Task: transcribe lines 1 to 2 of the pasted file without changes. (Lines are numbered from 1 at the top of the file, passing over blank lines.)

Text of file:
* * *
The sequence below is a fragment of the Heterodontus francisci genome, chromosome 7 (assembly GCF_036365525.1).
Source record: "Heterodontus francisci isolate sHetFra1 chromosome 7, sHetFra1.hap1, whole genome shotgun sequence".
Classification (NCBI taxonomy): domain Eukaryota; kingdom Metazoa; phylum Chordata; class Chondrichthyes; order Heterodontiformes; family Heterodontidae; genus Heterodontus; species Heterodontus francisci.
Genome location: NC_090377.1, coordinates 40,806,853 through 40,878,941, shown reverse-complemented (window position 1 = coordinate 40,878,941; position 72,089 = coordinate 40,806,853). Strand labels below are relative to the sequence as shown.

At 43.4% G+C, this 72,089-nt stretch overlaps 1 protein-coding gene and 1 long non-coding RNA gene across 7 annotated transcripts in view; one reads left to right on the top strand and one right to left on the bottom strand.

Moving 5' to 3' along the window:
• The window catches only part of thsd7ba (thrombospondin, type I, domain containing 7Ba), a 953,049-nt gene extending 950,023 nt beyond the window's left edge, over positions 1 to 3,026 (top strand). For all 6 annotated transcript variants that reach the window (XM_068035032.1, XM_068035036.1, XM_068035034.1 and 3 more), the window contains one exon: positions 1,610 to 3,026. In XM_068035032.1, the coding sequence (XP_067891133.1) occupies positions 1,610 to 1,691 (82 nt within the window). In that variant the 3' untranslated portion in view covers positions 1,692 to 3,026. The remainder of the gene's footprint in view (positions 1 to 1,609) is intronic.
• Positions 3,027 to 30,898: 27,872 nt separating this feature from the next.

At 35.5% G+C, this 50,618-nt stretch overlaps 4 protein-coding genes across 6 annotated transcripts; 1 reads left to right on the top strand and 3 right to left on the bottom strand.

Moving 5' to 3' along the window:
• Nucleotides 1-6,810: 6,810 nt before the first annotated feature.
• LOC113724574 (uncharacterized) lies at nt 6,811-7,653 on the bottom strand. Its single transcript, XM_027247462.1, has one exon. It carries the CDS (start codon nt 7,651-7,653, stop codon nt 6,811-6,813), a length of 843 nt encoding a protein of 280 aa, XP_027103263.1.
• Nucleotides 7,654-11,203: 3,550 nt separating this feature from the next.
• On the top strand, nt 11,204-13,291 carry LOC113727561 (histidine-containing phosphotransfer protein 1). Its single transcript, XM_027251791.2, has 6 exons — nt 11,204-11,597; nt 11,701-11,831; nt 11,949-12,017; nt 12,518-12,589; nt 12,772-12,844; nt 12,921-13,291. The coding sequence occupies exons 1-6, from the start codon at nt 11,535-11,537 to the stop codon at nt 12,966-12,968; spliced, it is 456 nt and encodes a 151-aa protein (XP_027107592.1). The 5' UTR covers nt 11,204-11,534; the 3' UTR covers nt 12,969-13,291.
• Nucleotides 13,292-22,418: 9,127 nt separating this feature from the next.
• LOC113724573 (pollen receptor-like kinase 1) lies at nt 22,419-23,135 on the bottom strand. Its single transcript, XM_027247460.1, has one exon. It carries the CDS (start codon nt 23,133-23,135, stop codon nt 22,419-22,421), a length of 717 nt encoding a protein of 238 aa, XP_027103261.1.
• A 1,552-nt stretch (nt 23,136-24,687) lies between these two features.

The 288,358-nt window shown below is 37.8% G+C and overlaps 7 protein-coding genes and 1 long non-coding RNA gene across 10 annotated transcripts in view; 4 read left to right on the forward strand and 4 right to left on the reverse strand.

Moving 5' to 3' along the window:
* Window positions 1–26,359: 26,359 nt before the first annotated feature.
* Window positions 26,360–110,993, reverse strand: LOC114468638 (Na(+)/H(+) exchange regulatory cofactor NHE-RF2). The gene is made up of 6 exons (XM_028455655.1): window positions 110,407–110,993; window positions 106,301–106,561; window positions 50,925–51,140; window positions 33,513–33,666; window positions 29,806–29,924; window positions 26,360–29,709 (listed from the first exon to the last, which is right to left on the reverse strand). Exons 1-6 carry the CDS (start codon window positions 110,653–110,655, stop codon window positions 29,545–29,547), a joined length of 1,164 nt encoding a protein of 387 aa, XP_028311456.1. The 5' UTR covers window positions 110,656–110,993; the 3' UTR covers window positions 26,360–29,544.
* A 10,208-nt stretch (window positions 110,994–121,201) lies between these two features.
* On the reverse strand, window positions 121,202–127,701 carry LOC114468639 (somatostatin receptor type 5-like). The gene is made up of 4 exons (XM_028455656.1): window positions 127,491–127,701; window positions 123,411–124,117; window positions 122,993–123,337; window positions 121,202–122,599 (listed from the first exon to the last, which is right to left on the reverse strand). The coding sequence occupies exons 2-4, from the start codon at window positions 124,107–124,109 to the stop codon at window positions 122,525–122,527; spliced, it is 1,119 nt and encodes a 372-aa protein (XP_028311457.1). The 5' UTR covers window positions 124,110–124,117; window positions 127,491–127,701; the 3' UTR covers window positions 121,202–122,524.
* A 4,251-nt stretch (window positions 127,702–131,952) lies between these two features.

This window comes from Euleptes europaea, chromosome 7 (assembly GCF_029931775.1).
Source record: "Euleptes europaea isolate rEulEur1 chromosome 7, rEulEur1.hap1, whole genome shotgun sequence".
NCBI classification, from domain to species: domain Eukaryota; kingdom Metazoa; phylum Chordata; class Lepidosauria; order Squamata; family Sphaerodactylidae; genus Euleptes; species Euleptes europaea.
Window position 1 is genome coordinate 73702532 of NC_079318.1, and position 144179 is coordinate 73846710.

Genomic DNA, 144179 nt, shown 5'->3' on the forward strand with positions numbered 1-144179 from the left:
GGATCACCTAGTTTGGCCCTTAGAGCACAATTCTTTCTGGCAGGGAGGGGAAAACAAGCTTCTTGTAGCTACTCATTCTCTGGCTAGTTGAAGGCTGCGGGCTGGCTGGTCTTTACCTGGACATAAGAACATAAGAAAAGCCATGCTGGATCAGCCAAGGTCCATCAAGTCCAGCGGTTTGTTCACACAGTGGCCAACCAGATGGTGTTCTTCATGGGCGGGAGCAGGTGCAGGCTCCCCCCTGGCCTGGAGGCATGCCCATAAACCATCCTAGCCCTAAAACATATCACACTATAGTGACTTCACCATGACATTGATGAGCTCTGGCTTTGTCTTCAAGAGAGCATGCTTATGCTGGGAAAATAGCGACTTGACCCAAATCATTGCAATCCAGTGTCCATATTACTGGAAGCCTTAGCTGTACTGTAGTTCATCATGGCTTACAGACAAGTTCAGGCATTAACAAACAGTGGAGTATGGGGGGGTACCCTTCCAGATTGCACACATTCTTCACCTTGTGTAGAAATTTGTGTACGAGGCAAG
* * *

The sequence below is a fragment of the Heterodontus francisci genome, chromosome 7 (assembly GCF_036365525.1).
Source record: "Heterodontus francisci isolate sHetFra1 chromosome 7, sHetFra1.hap1, whole genome shotgun sequence".